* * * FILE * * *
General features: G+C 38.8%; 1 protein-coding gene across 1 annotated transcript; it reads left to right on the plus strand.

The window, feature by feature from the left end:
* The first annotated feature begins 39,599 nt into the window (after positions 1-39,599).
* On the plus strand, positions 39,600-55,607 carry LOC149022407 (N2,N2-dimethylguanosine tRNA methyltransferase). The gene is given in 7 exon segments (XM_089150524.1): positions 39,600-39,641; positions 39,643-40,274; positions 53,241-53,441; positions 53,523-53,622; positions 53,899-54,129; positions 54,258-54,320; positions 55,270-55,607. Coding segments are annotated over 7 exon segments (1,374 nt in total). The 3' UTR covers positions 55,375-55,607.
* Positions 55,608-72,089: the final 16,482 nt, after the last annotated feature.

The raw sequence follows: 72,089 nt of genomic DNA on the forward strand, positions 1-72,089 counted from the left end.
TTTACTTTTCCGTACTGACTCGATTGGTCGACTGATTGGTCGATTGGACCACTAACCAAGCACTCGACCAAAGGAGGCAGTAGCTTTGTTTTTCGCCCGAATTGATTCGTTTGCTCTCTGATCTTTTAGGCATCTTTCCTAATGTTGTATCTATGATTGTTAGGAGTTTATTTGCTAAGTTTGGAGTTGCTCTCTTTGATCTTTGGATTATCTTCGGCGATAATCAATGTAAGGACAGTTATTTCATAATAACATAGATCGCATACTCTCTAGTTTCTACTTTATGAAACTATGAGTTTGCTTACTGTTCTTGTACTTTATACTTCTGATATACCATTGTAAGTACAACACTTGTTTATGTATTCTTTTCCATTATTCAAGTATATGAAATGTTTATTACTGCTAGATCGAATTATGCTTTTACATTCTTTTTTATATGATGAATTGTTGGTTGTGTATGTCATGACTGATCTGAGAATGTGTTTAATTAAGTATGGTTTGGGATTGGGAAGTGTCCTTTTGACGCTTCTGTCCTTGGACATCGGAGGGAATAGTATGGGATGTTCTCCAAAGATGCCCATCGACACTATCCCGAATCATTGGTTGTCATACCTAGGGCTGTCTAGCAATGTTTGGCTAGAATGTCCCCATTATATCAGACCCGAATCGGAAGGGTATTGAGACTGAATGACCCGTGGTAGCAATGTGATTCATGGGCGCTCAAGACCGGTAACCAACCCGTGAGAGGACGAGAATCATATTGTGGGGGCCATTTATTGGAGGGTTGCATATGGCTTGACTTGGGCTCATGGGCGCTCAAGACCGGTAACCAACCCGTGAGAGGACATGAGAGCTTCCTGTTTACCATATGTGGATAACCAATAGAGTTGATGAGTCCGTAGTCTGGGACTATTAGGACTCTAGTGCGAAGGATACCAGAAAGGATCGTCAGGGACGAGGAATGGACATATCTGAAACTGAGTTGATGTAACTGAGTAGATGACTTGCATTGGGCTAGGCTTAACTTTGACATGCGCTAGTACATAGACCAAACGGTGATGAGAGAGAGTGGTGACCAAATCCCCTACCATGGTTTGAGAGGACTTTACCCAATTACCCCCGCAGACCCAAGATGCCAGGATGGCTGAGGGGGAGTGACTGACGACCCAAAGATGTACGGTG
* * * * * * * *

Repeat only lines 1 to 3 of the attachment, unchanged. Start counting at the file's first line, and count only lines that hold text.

General features: G+C 38.8%; 1 protein-coding gene across 1 annotated transcript; it reads left to right on the plus strand.

The window, feature by feature from the left end:
* The first annotated feature begins 39,599 nt into the window (after positions 1-39,599).